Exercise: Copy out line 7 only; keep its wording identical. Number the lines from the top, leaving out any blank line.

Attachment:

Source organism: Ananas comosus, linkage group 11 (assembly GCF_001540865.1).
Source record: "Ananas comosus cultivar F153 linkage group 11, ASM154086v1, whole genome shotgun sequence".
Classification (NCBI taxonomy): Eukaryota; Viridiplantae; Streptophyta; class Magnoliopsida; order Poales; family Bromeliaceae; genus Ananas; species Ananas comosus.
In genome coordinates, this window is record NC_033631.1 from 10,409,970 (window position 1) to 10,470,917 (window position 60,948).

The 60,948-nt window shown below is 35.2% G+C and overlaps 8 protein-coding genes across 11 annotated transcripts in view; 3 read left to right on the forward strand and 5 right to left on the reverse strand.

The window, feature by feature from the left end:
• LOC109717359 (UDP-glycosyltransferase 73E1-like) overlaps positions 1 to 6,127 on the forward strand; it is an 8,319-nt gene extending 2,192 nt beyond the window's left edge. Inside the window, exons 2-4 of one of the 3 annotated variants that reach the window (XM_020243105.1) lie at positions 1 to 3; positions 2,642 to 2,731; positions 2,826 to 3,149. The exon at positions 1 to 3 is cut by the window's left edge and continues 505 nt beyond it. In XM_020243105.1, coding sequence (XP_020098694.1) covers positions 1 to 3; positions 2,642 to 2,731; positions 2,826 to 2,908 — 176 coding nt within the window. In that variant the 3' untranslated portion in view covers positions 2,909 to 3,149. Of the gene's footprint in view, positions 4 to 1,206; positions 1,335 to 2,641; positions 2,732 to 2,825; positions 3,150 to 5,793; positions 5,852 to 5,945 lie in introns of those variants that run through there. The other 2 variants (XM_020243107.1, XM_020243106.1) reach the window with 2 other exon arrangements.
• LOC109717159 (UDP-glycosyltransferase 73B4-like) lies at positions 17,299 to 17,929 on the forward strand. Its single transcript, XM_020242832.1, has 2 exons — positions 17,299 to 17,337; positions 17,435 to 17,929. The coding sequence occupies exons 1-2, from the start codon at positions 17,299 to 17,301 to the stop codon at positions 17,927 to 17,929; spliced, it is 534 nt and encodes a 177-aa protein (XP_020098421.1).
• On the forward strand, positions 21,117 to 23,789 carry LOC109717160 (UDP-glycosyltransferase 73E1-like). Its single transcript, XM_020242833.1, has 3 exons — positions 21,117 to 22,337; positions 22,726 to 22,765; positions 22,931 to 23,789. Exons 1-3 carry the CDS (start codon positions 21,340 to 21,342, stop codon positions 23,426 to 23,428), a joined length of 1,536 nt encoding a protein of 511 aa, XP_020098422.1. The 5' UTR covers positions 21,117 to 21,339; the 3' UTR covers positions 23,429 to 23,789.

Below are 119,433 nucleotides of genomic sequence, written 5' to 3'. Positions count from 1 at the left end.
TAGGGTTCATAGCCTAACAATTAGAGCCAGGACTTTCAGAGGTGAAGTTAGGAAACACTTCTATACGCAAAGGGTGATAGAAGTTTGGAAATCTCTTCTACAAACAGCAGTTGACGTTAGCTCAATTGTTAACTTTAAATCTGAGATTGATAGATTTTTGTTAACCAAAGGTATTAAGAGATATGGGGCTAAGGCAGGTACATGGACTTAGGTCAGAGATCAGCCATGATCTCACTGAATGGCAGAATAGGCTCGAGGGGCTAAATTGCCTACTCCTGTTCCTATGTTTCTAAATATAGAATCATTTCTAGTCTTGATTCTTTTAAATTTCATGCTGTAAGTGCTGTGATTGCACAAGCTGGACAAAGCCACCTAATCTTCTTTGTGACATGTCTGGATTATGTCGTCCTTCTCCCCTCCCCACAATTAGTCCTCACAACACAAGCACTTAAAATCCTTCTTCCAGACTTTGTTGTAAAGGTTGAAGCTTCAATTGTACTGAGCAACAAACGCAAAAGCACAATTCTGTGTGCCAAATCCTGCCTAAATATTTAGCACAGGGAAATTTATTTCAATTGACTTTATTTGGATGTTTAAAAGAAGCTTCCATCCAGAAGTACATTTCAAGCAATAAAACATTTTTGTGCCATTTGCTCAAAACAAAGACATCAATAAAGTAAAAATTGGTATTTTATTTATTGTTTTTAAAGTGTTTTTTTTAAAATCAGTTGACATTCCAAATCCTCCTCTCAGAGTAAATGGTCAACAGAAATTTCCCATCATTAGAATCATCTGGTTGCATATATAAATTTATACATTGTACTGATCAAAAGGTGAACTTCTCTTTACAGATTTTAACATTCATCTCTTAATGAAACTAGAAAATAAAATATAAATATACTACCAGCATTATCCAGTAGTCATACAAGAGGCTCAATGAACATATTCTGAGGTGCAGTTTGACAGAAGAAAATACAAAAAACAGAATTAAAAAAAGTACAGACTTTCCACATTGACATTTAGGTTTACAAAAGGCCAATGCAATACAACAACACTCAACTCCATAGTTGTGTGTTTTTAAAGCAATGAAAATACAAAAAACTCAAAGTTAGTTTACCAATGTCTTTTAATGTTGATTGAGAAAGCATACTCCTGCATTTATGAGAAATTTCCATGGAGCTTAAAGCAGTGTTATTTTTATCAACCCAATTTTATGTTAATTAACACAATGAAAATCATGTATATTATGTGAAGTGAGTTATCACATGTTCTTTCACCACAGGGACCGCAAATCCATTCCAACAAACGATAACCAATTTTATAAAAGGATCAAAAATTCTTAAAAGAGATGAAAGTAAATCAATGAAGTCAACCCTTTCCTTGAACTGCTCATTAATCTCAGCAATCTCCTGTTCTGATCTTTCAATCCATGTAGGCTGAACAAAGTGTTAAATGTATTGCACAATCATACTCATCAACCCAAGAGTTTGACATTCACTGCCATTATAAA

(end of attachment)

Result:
• LOC109717359 (UDP-glycosyltransferase 73E1-like) overlaps positions 1 to 6,127 on the forward strand; it is an 8,319-nt gene extending 2,192 nt beyond the window's left edge. Inside the window, exons 2-4 of one of the 3 annotated variants that reach the window (XM_020243105.1) lie at positions 1 to 3; positions 2,642 to 2,731; positions 2,826 to 3,149. The exon at positions 1 to 3 is cut by the window's left edge and continues 505 nt beyond it. In XM_020243105.1, coding sequence (XP_020098694.1) covers positions 1 to 3; positions 2,642 to 2,731; positions 2,826 to 2,908 — 176 coding nt within the window. In that variant the 3' untranslated portion in view covers positions 2,909 to 3,149. Of the gene's footprint in view, positions 4 to 1,206; positions 1,335 to 2,641; positions 2,732 to 2,825; positions 3,150 to 5,793; positions 5,852 to 5,945 lie in introns of those variants that run through there. The other 2 variants (XM_020243107.1, XM_020243106.1) reach the window with 2 other exon arrangements.